Costa Mesa voters last week rejected a proposed city charter, a switch to home rule from state general law that would have allowed the city to bypass a court ruling blocking the outsourcing of some services to private firms.
The city of 110,000 in Orange County drew national attention last year when a 29-year-old city employee jumped to his death from the five-story city hall as nearly half of the city workers received pink slips, a six-month notice of possible outsourcing.
Now a ruling last August by a three-judge appeals court panel, upholding a superior court stay on Costa Mesa outsourcing, has some worried that outsourcing to private firms by other general law cities could be blocked or even rolled back.
The Costa Mesa city council, which reportedly has spent more than $1 million on the legal battle so far, voted 4-to-1 last month to appeal the panel’s ruling to the state Supreme Court.
“It matters more to other cities than it does to us,” Jim Righeimer, Costa Mesa city councilman, told the Orange County Register newspaper. He said other cities urged Costa Mesa to appeal.
The League of California Cities plans to request “depublication” of the appeals court ruling (preventing citation in other lawsuits) and to file a letter of support for the Costa Mesa appeal to the high court, said Eva Spiegel, a League spokeswoman.
Soaring public pension costs have helped renew interest in an old issue: attempts to cut government costs by contracting for services. Along with the work, governments can outsource some of the risky long-term debt of pensions and retiree health care.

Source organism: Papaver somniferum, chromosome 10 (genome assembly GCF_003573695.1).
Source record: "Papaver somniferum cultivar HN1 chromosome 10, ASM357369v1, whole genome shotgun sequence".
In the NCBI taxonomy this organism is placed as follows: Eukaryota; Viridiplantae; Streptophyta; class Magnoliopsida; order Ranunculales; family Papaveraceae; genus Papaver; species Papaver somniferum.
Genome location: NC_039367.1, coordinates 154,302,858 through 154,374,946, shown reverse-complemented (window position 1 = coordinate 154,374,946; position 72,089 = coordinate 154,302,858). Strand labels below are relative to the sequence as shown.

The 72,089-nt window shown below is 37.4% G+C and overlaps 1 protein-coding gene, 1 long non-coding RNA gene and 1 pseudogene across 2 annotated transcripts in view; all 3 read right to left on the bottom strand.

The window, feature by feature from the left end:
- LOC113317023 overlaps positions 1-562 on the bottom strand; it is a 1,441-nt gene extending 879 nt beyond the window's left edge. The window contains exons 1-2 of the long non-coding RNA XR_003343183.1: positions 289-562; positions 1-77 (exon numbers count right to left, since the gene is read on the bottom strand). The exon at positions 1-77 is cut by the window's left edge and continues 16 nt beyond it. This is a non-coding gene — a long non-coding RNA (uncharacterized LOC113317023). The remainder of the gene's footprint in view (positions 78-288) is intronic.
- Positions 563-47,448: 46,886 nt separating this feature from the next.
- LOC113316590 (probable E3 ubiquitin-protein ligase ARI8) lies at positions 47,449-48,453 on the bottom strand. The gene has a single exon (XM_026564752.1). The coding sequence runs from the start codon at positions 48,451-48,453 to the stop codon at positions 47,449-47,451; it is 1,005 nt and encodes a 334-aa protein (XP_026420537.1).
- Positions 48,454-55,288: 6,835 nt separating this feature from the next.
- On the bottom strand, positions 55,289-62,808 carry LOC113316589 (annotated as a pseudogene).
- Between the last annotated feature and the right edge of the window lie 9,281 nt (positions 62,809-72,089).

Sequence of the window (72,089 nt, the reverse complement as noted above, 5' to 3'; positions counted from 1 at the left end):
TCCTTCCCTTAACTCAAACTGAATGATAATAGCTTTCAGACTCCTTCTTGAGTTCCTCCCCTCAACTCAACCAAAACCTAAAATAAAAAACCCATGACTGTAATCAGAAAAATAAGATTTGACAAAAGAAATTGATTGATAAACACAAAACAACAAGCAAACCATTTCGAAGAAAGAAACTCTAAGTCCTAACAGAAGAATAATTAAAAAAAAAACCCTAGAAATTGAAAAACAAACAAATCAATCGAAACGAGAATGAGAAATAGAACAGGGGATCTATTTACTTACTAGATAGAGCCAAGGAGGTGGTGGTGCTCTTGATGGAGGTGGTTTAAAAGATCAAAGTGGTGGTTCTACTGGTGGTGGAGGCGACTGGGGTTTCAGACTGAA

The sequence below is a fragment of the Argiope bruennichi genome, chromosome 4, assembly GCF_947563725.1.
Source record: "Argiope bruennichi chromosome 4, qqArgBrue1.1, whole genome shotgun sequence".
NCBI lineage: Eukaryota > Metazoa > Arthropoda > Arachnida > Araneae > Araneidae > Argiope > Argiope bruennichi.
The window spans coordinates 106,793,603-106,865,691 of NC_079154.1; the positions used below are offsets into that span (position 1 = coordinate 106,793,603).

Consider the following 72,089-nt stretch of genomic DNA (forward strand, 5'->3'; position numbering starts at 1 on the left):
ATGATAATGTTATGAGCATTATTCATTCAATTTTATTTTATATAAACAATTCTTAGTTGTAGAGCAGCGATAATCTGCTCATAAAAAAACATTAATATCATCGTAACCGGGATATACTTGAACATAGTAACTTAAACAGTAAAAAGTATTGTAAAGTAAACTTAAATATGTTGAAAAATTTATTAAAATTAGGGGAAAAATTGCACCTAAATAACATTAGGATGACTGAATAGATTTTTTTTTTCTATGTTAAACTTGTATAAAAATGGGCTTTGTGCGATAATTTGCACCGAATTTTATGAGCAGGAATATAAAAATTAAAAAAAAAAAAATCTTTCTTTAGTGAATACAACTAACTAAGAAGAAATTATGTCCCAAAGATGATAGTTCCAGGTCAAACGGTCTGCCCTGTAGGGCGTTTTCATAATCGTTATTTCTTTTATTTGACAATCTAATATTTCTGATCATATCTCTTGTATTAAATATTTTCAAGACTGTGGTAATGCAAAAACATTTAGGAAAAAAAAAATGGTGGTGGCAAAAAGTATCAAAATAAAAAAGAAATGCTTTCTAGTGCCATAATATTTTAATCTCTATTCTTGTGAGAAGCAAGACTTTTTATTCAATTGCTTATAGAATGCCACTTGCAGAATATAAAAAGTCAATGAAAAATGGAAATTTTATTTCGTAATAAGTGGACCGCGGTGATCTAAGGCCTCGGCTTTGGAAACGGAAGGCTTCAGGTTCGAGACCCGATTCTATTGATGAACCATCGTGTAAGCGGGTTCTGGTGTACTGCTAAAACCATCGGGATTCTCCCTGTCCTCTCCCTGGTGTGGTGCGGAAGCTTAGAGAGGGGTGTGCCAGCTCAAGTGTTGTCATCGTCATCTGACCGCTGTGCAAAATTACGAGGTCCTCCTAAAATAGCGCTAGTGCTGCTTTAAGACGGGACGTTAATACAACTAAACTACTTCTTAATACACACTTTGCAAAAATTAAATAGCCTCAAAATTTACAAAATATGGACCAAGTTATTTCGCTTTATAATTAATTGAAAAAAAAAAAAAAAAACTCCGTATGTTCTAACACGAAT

Bankrupt San Bernardino, more than $5 million behind in payments to the California Public Employees Retirement System, is considering outsourcing police services. The city council voted last week to ask the sheriff’s office for a cost estimate.
When the Costa Mesa outsourcing plan was unveiled last year, Righeimer pointed to an estimate that city pension costs could soar from $15 million to $26 million in five years, a projection disputed by others.
The Costa Mesa charter proposal, Measure V, was rejected 59 percent to 41 percent. Voters also may have cut support on the city council for the sweeping outsourcing plan approved last year on a 4-to-1 vote.
Outsourcing opponent Wendy Leece remains on the council. One outsourcing supporter, Mayor Eric Bever, was replaced by former Mayor Sandy Genis. Another supporter, Gary Monahan, had a 319-vote lead with many ballots still uncounted.
Costa Mesa has been an outsourcing battleground. A private investigator reportedly trailed Righeimer from Monahan’s bar and restaurant last August and phoned police to report that the councilman might be driving drunk.
A Costa Mesa policeman went to Righeimer’s home and gave him a sobriety test in front of his family. Righeimer, who said he only had a diet Coke, passed the test. A union denied involvement, but fired a law firm that has employed the private investigator.
The private investigator told the Register last week that he was in the bar to catch Monahan in a compromising situation with a woman operative sent into the bar. An attractive woman wearing a low-cut top is said to have flirted with Monahan.
The district attorney’s office reportedly is investigating. The private investigator told the Register he was “hired to get dirt” on several council candidates supporting outsourcing, but he declined to identify his client.